What is the HPC hardware ecosystem at Lafayette?

The current computational cluster includes:

  • A head/login node with dual Intel 10-core Xeon Gold 5215 (Skylake) 2.5GHz processors, 192GB of memory, and 24TB of storage
  • Three compute nodes, each with dual Intel 20-core Xeon Gold 6230 (Skylake) 2.1GHz processors (for a total of 120 cores), 192GB of memory, and 1TB of disk space
  • Three compute nodes, each with dual Intel 26-core Xeon Gold 6230R (Cascade Lake) 2.1GHz processors (for a total of 156 cores), 192GB of memory, and 1TB of disk space
  • One high-memory compute node, with dual Intel 18-core Xeon Gold 6240 (Skylake) 2.6GHz processors (for a total of 36 cores), 768GB of memory, and 1TB of disk space
  • One Graphics Processing Unit (GPU) node, with dual Intel 16-core Xeon Gold 6226R (Cascade Lake) 2.9GHz processors, 192GB of memory, and 2TB of disk space
  • Three NVIDIA Quadro RTX8000 single-precision GPUs, with 48GB of GDDR6 memory, providing 4,608 CUDA Parallel-Processing Cores, 576 NVIDIA Tensor Cores, and 72 NVIDIA RT Cores
  • One NFS node, managing a 60 drive JBOD providing 350TB of storage
  • All nodes are connected by an EDR InfiniBand (100Gb/sec) network
  • SLURM is used for resource allocation and job scheduling
  • All nodes run Rocky Linux version 8

In addition, we offer some ability to stand up virtual machines (VMs) with various configurations for research and teaching needs.

How are Slurm jobs prioritized?

In situations where insufficient computational resources (e.g., cores, memory, etc.) are available to handle all pending jobs, Slurm relies on a “fair-share” algorithm to determine priority. Essentially, if you have not used many computational resources recently, you will have an earlier queue position than another user who has used a greater amount of resources. Additional information about job prioritization and using Slurm can be found on our Slurm help page.

Can I purchase computational nodes on the cluster to which I have exclusive access?

In general, nodes that comprise the computational cluster are available for general use. If you would like dedicated access to resources purchased, e.g., as part of a grant or with startup funds, it is possible to provide you and any other relevant users (e.g., your research lab, department, etc.) priority access through Slurm that can preempt existing and subsequent requests for those resources. In such cases, during times when your portion of the cluster is unused, those resources would be available for general use.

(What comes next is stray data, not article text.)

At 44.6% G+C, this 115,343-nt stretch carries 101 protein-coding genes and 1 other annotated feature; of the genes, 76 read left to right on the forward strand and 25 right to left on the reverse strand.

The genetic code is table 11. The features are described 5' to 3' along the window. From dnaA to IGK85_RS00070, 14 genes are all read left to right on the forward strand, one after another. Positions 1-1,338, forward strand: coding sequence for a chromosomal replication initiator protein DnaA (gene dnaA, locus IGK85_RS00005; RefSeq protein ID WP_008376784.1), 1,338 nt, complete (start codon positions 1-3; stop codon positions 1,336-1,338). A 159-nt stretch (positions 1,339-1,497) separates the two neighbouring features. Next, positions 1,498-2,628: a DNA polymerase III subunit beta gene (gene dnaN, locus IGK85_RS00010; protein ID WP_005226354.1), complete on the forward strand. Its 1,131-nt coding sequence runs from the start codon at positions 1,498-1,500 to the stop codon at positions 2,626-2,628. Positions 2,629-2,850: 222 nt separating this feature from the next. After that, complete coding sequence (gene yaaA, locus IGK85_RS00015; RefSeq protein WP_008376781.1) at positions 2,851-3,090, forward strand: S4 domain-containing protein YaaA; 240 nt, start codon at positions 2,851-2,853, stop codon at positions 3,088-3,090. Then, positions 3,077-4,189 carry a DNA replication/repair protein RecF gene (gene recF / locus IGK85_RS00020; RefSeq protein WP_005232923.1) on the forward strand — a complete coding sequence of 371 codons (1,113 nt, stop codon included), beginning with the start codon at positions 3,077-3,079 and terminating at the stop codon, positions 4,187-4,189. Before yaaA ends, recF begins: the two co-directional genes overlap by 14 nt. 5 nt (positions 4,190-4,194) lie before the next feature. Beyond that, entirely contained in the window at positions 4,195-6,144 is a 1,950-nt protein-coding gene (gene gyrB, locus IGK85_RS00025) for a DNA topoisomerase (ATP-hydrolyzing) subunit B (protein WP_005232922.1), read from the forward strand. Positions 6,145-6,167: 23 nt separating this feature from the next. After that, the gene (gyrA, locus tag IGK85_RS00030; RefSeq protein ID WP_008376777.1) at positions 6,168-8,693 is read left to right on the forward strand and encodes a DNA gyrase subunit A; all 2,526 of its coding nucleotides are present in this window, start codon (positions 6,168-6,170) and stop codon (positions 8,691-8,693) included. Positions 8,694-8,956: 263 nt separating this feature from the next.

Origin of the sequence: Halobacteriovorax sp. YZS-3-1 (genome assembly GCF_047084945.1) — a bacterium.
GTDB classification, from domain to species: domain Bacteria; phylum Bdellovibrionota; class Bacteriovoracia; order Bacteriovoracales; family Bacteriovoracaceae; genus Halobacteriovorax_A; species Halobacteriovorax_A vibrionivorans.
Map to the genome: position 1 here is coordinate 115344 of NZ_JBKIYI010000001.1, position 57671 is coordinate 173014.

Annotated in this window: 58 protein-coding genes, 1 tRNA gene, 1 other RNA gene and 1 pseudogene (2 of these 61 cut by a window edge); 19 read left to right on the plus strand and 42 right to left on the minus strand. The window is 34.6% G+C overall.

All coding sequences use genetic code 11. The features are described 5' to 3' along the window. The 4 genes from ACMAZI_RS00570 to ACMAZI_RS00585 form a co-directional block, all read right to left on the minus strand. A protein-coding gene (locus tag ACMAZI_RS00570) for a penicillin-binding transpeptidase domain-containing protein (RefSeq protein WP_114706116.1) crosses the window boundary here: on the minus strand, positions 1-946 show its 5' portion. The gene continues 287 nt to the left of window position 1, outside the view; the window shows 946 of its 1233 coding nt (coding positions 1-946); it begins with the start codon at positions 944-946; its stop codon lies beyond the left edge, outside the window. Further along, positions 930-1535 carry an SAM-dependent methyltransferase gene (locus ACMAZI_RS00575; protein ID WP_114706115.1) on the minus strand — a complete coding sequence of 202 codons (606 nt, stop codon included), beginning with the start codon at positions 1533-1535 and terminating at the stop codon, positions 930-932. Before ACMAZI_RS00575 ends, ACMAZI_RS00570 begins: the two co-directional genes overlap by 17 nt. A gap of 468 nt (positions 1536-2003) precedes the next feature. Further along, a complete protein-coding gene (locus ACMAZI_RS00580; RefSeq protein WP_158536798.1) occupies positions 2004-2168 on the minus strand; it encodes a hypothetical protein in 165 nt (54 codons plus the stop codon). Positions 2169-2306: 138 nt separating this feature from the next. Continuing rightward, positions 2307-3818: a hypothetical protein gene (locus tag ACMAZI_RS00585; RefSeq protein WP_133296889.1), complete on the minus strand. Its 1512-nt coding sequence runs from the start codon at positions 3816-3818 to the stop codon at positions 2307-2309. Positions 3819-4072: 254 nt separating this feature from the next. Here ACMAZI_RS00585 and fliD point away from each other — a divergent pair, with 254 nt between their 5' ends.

What about research computing or custom-built systems?

While the computational cluster and VMs are suitable for many research and teaching use cases, in certain instances other solutions may be necessary. The Research and High-Performance Computing team is always available to consult on your individual needs.

  • If you require specialized high-performance computational systems, such as a dedicated system with multiple GPUs or other resources to which you need ongoing exclusive access, in many cases we can install such systems in our colocation facility. Doing so can provide benefits such as redundant power, appropriate cooling, secure access, and data backup services; in some cases, we might be able to assist with system-level management (e.g., OS patches, user management, etc.) so that you can concentrate on conducting your research rather than system administration.
  • In certain cases, workstations or servers many need to be located in labs or other spaces. Depending on their configuration, we still may be able to assist with certain system administration tasks.
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